The pleading not only fails to allege any facts establishing that defendants have a duty of due care in tort to plaintiffs that they breached that was both the actual and proximate cause of damages (4 Witkin, supra, Pleading, § 580, p. 708; County of Sacramento v. Superior Court (2012) 209 Cal.App.4th 776, 779), the allegations further fail to establish any professional status on the part of the present defendants (4 Witkin, supra, § 593, p. 719).
Plaintiffs do not offer any argument on this point, or any additional allegations that might cure the defects. We thus do not need to discuss the point any further. (Imagistics, supra, 150 Cal.App.4th at pp. 591, fn. 8, 593; Claudio, supra, 134 Cal.App.4th at p. 230.)
F. Elder Financial Abuse
While neither the trial court nor defendants provided any authority on the elements of a claim of elder financial abuse beyond the statutory language itself, a plaintiff must allege a defendant either retained or assisted in retaining an elder's property with an intent to defraud or make a "wrongful" use of an elder's property, i.e., one that is not pursuant to any good faith claim of right. (Stebley v. Litton Loan Servicing, LLP (2011) 202 Cal.App.4th 522, 527; Bonfigli v. Strachan (2011) 192 Cal.App.4th 1302, 1315-1316; Teselle v. McLoughlin (2009) 173 Cal.App.4th 156, 174; Wood v. Jamison (2008) 167 Cal.App.4th 156, 164-165.)
The allegations of the pleading do not establish that defendants retained any real property of plaintiffs, or assisted the ultimate successors in interest in retaining the real property by means of fraud or without a good faith claim of right. (The pleading does not premise this cause of action on the fixtures defendants allegedly retained for their own use, which in any event runs afoul of the problem we have identified above—the loss of value of this property did not inure to plaintiffs but to the successors in interest). Given that plaintiffs do not offer any argument on this point, or any additional allegations that might cure this defect, we do not need to discuss the point any further. (Imagistics, supra, 150 Cal.App.4th at pp. 591, fn. 8, 593; Claudio, supra, 134 Cal.App.4th at p. 230.)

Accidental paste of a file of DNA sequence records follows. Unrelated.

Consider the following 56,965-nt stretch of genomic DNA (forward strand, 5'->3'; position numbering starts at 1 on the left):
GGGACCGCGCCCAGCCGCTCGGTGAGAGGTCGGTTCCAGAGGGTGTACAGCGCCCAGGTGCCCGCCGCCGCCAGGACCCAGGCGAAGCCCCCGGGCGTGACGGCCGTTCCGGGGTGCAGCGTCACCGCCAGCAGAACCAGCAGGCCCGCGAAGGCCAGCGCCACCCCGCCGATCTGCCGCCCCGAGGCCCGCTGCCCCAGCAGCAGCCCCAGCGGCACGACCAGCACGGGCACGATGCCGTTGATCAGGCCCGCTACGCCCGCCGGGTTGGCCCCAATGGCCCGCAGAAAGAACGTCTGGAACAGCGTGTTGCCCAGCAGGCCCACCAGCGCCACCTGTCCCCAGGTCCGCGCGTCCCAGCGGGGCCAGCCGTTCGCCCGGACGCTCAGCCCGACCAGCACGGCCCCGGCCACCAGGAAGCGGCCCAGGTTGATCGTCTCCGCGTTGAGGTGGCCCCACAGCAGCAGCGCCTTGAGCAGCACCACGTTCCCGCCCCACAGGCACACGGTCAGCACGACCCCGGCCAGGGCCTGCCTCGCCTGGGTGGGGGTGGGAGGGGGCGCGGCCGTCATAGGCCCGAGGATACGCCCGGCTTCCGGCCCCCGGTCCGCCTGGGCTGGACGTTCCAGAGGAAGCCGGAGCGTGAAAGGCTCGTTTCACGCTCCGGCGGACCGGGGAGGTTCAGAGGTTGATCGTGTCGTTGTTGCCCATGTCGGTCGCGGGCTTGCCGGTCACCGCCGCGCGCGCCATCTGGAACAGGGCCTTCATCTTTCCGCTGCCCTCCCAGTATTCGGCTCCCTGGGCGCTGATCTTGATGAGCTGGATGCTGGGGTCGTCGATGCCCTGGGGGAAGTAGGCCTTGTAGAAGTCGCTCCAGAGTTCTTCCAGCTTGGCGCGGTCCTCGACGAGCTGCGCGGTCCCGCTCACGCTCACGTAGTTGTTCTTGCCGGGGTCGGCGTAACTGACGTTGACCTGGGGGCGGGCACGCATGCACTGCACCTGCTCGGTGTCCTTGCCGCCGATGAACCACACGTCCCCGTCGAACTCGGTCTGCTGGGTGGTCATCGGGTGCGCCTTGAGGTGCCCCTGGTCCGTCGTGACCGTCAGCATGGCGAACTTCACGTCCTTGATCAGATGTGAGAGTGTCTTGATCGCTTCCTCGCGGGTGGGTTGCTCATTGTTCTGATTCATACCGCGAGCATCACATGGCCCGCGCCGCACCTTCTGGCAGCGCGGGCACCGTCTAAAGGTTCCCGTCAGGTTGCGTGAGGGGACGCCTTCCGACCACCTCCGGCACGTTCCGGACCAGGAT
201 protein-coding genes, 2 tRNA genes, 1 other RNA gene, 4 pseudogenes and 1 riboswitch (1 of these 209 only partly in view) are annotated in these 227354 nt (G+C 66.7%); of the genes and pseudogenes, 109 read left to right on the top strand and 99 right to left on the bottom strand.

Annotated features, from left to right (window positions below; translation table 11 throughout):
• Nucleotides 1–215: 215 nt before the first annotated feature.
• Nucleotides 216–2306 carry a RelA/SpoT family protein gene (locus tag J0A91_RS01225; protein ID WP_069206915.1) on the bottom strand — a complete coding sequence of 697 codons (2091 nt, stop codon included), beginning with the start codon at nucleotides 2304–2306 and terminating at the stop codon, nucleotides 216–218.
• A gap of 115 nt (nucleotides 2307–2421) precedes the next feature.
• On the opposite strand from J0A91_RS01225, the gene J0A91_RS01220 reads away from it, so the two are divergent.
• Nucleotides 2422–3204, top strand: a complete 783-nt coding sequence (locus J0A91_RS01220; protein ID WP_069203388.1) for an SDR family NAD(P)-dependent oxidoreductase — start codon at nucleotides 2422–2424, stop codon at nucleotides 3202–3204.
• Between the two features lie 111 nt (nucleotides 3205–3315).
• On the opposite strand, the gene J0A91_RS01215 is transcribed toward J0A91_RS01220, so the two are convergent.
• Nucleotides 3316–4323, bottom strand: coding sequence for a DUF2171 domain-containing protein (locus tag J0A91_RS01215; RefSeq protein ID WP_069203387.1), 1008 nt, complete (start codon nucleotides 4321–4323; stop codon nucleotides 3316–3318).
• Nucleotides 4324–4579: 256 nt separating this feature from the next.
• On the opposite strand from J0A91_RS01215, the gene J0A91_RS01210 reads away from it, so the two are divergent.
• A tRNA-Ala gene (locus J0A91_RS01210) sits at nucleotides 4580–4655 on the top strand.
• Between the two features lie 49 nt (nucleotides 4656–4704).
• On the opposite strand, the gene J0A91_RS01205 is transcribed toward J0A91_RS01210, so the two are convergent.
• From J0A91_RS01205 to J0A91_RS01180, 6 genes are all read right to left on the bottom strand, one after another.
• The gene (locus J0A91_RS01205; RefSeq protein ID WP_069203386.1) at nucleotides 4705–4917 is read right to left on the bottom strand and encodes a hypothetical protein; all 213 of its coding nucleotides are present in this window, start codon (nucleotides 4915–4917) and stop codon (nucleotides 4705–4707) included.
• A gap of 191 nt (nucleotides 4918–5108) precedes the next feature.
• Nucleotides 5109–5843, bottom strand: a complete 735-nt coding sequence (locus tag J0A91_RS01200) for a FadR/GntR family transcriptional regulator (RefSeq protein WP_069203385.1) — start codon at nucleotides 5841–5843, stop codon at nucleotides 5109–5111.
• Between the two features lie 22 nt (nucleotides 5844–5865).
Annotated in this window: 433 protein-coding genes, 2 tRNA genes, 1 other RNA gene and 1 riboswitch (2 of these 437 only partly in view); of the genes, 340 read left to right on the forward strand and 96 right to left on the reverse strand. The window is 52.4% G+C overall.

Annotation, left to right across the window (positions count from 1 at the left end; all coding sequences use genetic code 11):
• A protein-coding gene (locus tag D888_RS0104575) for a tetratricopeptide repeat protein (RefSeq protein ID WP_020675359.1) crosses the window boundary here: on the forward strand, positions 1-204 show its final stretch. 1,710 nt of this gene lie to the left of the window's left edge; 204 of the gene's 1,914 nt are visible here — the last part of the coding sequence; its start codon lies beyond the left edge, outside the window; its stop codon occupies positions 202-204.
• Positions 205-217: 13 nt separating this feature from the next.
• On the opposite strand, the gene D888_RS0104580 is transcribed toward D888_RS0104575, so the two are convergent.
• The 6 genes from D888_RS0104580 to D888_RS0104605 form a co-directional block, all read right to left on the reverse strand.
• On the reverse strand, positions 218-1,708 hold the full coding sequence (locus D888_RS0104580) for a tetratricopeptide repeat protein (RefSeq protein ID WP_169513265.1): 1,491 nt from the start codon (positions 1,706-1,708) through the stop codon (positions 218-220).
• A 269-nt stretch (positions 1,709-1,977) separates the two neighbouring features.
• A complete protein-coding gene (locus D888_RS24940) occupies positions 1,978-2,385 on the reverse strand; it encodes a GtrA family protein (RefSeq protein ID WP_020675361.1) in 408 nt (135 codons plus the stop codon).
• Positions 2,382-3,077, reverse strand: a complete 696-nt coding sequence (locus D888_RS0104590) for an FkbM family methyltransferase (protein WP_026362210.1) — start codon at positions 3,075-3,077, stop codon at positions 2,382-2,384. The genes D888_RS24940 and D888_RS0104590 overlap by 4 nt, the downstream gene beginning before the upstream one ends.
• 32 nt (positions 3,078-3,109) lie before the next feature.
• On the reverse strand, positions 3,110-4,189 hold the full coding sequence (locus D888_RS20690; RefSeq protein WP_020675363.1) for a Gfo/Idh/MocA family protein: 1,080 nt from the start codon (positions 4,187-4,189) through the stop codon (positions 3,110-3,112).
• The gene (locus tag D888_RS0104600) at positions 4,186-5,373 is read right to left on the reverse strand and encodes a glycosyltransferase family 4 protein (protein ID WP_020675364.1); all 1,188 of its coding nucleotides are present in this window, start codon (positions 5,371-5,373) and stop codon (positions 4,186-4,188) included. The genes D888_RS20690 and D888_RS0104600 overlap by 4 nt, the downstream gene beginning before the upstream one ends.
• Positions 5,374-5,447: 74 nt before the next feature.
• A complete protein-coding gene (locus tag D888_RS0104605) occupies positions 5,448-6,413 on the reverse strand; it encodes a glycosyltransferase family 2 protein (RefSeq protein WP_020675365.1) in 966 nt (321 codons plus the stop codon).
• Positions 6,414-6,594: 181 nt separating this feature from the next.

II. The Trial Court Properly Denied Leave to Amend
A plaintiff has the burden on appeal of affirmatively demonstrating the manner in which it would be possible to amend the pleading to make it legally sufficient. (Fuller, supra, 216 Cal.App.4th at p. 962.) Such allegations as plaintiffs add in their brief on appeal do not cure any of the defects in their pleading.
Assuming the truth of plaintiffs' allegations, the present defendants played a role in the ultimate loss of their property. However, their alleged actions (other than leaving the demolition waste) took place as agents of Allstar, and do not give rise to independent liability as best we can discern in the loss of the subject property. The liability of Allstar, however, is not at issue in the present appeal, nor is it open for redetermination because plaintiffs did not appeal the now final judgment of dismissal as to Allstar. We therefore cannot find any basis for giving leave to amend.
The judgment is affirmed.
BUTZ, J. We concur: BLEASE, Acting P. J. MAURO, J.